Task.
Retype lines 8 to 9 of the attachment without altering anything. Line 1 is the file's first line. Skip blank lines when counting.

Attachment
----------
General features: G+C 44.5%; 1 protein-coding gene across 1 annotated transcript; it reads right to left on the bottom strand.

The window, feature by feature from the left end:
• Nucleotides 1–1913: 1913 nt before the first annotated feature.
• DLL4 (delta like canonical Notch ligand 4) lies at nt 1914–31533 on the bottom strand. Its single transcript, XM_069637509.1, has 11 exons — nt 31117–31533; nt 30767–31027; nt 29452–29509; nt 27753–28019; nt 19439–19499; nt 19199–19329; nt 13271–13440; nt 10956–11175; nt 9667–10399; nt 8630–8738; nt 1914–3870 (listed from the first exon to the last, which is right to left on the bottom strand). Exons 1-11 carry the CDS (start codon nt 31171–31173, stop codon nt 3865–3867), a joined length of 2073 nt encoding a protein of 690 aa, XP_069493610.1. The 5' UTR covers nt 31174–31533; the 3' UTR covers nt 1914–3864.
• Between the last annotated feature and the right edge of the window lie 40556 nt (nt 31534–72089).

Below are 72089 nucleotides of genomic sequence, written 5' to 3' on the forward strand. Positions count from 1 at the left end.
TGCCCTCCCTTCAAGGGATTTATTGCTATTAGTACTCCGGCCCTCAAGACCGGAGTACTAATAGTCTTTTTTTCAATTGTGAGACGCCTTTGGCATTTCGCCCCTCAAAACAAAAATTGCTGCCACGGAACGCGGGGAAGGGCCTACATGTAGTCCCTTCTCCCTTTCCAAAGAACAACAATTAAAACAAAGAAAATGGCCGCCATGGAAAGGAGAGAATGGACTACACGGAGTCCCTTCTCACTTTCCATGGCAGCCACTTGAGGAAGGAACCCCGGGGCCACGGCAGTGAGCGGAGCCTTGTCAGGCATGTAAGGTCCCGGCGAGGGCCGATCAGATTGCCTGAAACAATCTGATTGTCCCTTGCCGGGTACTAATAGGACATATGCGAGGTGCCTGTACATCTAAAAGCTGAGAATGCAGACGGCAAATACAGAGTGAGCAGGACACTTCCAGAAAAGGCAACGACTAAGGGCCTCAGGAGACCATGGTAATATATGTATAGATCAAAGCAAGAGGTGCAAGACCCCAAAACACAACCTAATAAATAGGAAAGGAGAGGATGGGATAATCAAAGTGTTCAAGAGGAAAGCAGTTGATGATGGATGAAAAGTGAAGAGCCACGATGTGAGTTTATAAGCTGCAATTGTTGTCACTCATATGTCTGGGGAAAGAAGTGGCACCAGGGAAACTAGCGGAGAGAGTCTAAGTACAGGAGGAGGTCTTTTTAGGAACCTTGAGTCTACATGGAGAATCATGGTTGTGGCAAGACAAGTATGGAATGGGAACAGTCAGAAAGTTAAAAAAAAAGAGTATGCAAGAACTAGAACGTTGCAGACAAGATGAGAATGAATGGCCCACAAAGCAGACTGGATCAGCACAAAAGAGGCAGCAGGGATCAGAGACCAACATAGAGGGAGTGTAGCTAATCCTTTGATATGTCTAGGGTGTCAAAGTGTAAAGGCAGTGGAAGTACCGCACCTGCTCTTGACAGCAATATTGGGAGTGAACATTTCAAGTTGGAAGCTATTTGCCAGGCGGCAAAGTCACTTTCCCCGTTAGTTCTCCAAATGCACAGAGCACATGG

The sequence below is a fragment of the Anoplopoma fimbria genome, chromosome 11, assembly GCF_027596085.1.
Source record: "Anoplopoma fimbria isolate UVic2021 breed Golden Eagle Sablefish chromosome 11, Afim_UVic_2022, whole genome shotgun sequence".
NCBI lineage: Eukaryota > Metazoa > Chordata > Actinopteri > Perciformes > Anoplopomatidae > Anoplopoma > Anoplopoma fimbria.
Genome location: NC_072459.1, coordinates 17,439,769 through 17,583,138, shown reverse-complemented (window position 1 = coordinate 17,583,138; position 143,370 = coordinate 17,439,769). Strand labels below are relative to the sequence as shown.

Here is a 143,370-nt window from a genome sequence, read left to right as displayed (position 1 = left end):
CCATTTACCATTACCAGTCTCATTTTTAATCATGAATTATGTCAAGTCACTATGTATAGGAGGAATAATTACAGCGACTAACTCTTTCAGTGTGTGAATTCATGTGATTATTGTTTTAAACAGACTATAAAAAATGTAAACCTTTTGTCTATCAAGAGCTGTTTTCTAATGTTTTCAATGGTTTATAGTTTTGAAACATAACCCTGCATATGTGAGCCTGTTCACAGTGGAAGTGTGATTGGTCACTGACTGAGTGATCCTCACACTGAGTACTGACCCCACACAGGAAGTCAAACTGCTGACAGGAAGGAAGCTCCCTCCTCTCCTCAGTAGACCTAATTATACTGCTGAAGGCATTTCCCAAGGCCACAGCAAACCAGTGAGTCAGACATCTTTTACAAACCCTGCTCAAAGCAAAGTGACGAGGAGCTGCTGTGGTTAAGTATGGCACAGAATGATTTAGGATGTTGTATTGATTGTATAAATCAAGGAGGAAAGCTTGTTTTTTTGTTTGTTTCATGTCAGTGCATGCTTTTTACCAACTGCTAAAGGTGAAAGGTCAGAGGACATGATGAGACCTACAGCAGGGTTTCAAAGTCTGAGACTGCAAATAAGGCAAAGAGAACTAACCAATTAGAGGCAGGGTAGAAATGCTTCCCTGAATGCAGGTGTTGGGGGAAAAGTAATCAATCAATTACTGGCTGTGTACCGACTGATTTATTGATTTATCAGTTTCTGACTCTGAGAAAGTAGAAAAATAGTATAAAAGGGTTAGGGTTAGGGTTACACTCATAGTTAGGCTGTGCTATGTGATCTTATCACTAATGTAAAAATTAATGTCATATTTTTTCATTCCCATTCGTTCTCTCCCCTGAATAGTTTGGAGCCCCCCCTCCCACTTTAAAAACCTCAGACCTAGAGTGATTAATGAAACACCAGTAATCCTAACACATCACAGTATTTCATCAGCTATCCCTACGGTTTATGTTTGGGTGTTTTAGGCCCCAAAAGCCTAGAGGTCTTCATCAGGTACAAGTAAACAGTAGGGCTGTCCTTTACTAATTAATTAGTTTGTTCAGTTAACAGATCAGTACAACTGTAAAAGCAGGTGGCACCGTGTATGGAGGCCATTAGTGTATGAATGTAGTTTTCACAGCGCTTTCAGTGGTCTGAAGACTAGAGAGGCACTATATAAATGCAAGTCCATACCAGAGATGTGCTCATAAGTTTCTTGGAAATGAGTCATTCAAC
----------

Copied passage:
The sequence below is a fragment of the Anoplopoma fimbria genome, chromosome 11, assembly GCF_027596085.1.
Source record: "Anoplopoma fimbria isolate UVic2021 breed Golden Eagle Sablefish chromosome 11, Afim_UVic_2022, whole genome shotgun sequence".